One might argue that coups are not new to Africa. After most African countries gained independence in the mid to late 20th century, many of them witnessed takeovers of the government by the military. From Algeria to Angola, Cameroon to Central African Republic, were ruled at a point in their history by military rulers. In many cases, these military leaders turned despotic and ‘kleptocratic’ vampiricallysucking their country dry and aggressively intolerant to any form of opposition to their rule. Counter coups were mostly the only way these leaders could be unseated.
History has shown that these military regimes have proven to be no better than the civilian administration they toppled. Even though some celebrate the departure of unpopular civilian leaders, military coups are not usually good news. In many cases, there is often hope among the citizenry that the military regime will right the wrongs of its predecessor. However, after months into the regime it becomes clear that many of the problems the citizenry face still remains.
There are concerns also of external factors that have added to the recent surge in the militarization of politics on the continent. The increasing and diverse numbers of international actors who are active in the continent prioritizing their interests have been contributory factors. For instance, China, the continent’s largest trading partner, has a no-interference policy on the domestic affairs of African countries, as long as they are committed to long-term economic ties. This is seen favourably by many across the continent, with more African leaders wooed by China’s economic success on the global stage becoming increasingly convinced their countries should leave Western prescriptions for good governance and economic growth.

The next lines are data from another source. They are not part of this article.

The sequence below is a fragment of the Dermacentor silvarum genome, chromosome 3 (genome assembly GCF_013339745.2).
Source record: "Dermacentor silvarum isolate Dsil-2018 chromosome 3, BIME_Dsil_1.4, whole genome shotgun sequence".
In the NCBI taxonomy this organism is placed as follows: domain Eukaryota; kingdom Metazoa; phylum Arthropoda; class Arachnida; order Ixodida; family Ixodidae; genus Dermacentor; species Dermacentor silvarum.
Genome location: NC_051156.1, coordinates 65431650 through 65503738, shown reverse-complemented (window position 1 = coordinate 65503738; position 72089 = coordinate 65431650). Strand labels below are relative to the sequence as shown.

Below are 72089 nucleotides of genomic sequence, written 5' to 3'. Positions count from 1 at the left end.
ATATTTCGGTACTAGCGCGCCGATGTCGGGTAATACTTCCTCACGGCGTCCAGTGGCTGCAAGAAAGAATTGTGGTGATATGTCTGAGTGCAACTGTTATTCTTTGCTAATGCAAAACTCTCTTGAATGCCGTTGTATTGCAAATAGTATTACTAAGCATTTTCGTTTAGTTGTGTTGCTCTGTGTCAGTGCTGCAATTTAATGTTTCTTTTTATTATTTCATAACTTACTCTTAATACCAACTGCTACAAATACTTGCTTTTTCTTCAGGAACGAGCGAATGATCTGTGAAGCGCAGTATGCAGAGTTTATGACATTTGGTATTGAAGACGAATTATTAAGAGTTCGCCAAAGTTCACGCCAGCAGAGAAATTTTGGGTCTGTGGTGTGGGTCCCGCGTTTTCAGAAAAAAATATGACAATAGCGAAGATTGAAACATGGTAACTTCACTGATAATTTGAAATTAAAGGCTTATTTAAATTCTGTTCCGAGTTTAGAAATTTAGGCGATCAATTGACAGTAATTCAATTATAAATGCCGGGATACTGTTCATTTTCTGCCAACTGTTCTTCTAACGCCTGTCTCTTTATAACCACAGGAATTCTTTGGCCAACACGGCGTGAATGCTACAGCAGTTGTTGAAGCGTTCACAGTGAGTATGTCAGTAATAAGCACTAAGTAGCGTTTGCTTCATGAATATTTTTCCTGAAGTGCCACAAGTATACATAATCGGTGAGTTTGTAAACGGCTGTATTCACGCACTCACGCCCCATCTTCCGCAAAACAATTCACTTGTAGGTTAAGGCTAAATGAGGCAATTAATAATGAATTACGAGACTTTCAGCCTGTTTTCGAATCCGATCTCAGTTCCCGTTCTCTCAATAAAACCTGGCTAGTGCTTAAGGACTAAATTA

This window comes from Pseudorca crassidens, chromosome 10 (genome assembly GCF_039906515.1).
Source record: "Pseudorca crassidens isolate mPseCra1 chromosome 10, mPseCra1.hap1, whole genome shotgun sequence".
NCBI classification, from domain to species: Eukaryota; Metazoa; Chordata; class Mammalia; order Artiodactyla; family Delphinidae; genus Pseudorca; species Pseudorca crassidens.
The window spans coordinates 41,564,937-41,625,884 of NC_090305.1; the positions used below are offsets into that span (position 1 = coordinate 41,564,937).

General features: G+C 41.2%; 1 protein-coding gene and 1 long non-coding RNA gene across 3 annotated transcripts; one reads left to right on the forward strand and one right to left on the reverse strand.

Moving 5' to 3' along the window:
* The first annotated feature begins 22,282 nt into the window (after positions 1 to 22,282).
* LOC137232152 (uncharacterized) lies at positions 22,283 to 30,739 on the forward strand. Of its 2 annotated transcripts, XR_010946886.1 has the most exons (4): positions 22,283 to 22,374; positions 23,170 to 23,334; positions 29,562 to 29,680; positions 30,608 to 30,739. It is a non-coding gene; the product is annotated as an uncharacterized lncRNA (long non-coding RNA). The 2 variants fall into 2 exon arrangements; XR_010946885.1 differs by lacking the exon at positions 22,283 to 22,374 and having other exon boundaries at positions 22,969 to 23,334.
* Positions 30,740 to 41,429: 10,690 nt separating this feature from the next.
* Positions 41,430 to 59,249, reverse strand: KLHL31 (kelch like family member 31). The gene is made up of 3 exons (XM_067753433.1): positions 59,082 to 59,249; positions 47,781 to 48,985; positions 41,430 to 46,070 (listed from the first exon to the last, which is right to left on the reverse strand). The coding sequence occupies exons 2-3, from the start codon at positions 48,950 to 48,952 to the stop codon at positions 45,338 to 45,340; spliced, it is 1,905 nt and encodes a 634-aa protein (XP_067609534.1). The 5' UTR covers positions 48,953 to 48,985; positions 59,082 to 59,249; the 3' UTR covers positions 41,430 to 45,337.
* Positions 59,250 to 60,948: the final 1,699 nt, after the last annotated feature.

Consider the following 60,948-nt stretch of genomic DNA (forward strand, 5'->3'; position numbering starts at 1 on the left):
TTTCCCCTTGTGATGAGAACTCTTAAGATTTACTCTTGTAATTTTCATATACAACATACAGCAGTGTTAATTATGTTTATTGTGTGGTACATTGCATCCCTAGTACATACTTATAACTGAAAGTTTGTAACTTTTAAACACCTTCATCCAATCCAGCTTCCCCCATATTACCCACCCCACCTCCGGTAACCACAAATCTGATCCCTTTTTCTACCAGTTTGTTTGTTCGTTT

Russia, in recent times, has been expanding its influence politically and militarily across the continent. Russia has also been capitalizing on rising anti-French sentiments in many Francophone African countries. For Russia and China, the relationship is the priority, not an interest in democracy. As they increase their influence, it has begun to mimic the Cold War era where Africa becomes the proverbial grass that suffers when elephants clashes. However, it is not only China and Russia that are culpable. The Western powers led by the U.S seem to be in support of any coup on the continent that aligns to their interest.
Recall that the West in 2013 denied calling the military takeover in Egypt a coup and embraced General-turned-President Abdel Fattah el-Sisi’smilitary government. A similar trend was followed with the 2017 Zimbabwean coup. Happy to see Mugabe go, the West ignored that his resignation had come through the barrel of a gun. For France, the Western-European country continues to pursue its traditional strongman-favouring strategy across francophone Africa, regardless of democratic tenets or values.
There is an urgent need for the AU and regional blocs to consider ways in which they can ensure that African leaders respect their constitutions and are not allowed to manipulate them. Military coups should be a thing of the past and should be discouraged at all cost. It is imperative that mechanisms as well as institutional checks-and-balances are put in place towards ensuring effective governance. Sanctions must also be reviewed and upgraded towards discouraging coups across the continent.